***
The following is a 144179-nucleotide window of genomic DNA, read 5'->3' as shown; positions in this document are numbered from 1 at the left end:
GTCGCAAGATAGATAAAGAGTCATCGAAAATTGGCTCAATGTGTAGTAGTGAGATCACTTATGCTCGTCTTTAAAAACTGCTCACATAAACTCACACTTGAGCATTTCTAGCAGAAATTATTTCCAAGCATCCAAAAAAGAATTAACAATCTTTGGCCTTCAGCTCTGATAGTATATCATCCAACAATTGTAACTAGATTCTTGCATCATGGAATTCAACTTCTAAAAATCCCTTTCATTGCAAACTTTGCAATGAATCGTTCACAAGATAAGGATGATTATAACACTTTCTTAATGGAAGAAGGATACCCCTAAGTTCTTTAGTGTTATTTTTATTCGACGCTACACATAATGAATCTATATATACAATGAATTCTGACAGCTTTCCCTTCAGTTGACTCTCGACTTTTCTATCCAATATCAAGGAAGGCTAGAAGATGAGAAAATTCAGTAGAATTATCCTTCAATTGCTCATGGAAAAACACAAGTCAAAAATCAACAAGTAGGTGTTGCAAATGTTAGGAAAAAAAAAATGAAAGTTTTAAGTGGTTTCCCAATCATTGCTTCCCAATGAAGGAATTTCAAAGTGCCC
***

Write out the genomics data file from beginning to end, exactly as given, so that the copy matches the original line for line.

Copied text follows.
The following is a 144179-nucleotide window of genomic DNA, read 5'->3' as shown; positions in this document are numbered from 1 at the left end:
GTCGCAAGATAGATAAAGAGTCATCGAAAATTGGCTCAATGTGTAGTAGTGAGATCACTTATGCTCGTCTTTAAAAACTGCTCACATAAACTCACACTTGAGCATTTCTAGCAGAAATTATTTCCAAGCATCCAAAAAAGAATTAACAATCTTTGGCCTTCAGCTCTGATAGTATATCATCCAACAATTGTAACTAGATTCTTGCATCATGGAATTCAACTTCTAAAAATCCCTTTCATTGCAAACTTTGCAATGAATCGTTCACAAGATAAGGATGATTATAACACTTTCTTAATGGAAGAAGGATACCCCTAAGTTCTTTAGTGTTATTTTTATTCGACGCTACACATAATGAATCTATATATACAATGAATTCTGACAGCTTTCCCTTCAGTTGACTCTCGACTTTTCTATCCAATATCAAGGAAGGCTAGAAGATGAGAAAATTCAGTAGAATTATCCTTCAATTGCTCATGGAAAAACACAAGTCAAAAATCAACAAGTAGGTGTTGCAAATGTTAGGAAAAAAAAAATGAAAGTTTTAAGTGGTTTCCCAATCATTGCTTCCCAATGAAGGAATTTCAAAGTGCCC